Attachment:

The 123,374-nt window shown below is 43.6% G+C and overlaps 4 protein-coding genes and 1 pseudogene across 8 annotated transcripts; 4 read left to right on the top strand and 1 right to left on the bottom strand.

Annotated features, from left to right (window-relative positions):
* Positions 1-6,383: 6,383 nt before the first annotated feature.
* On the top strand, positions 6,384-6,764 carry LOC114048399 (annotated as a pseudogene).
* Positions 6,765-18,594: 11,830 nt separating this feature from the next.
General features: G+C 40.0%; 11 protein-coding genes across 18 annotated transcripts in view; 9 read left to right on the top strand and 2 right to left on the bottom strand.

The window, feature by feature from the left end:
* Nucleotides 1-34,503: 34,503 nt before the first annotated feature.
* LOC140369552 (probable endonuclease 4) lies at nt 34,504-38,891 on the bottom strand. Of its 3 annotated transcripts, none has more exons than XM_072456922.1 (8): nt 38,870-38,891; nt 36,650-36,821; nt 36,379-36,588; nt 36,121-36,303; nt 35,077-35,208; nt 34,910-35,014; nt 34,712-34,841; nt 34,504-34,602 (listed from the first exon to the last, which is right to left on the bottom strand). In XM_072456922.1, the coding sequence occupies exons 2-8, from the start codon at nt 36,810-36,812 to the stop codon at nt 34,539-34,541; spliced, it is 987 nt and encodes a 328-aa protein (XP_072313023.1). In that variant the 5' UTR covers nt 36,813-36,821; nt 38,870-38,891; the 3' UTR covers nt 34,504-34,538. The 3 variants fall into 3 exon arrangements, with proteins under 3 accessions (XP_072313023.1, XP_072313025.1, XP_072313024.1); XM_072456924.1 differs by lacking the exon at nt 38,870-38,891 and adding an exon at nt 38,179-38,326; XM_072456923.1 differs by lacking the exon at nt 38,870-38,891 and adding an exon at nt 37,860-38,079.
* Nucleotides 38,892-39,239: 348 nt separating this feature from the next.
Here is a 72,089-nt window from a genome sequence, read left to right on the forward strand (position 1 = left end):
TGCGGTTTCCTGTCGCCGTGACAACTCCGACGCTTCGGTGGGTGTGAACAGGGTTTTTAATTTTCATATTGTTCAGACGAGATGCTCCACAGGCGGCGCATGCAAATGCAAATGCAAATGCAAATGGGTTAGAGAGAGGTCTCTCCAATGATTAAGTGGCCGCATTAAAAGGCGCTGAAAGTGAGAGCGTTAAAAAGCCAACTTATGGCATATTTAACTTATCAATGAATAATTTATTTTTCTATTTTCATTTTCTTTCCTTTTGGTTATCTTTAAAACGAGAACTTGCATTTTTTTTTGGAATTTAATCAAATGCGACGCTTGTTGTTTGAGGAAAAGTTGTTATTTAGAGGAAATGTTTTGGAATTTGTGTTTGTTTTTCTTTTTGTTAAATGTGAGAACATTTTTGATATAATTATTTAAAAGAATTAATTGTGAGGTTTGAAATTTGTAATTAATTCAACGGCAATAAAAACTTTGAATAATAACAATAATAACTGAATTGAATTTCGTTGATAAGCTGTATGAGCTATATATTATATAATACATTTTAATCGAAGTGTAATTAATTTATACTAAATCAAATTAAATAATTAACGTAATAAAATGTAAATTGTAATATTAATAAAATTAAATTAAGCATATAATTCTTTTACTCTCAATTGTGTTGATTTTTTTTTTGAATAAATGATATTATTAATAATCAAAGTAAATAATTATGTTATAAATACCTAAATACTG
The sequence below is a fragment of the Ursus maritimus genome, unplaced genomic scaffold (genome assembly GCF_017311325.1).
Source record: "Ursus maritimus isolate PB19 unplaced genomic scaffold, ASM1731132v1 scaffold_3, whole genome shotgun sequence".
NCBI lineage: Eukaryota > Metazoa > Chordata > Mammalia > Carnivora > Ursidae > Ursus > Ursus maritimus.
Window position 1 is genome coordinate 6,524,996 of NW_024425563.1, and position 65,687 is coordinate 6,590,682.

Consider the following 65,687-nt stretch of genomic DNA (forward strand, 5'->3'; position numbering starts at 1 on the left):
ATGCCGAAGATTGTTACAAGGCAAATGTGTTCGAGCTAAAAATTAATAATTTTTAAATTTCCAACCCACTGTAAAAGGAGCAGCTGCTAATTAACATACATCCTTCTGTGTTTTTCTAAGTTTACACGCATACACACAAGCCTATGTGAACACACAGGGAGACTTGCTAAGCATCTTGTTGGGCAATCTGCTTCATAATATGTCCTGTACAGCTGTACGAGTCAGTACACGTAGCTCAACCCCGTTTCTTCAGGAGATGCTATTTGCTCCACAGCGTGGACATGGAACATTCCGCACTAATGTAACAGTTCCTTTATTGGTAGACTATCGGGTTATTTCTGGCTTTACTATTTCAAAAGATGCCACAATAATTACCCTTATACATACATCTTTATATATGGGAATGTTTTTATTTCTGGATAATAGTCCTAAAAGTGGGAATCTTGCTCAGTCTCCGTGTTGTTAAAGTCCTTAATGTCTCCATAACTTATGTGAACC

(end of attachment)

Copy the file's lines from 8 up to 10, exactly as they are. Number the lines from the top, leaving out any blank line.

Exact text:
* Nucleotides 1-34,503: 34,503 nt before the first annotated feature.
* LOC140369552 (probable endonuclease 4) lies at nt 34,504-38,891 on the bottom strand. Of its 3 annotated transcripts, none has more exons than XM_072456922.1 (8): nt 38,870-38,891; nt 36,650-36,821; nt 36,379-36,588; nt 36,121-36,303; nt 35,077-35,208; nt 34,910-35,014; nt 34,712-34,841; nt 34,504-34,602 (listed from the first exon to the last, which is right to left on the bottom strand). In XM_072456922.1, the coding sequence occupies exons 2-8, from the start codon at nt 36,810-36,812 to the stop codon at nt 34,539-34,541; spliced, it is 987 nt and encodes a 328-aa protein (XP_072313023.1). In that variant the 5' UTR covers nt 36,813-36,821; nt 38,870-38,891; the 3' UTR covers nt 34,504-34,538. The 3 variants fall into 3 exon arrangements, with proteins under 3 accessions (XP_072313023.1, XP_072313025.1, XP_072313024.1); XM_072456924.1 differs by lacking the exon at nt 38,870-38,891 and adding an exon at nt 38,179-38,326; XM_072456923.1 differs by lacking the exon at nt 38,870-38,891 and adding an exon at nt 37,860-38,079.
* Nucleotides 38,892-39,239: 348 nt separating this feature from the next.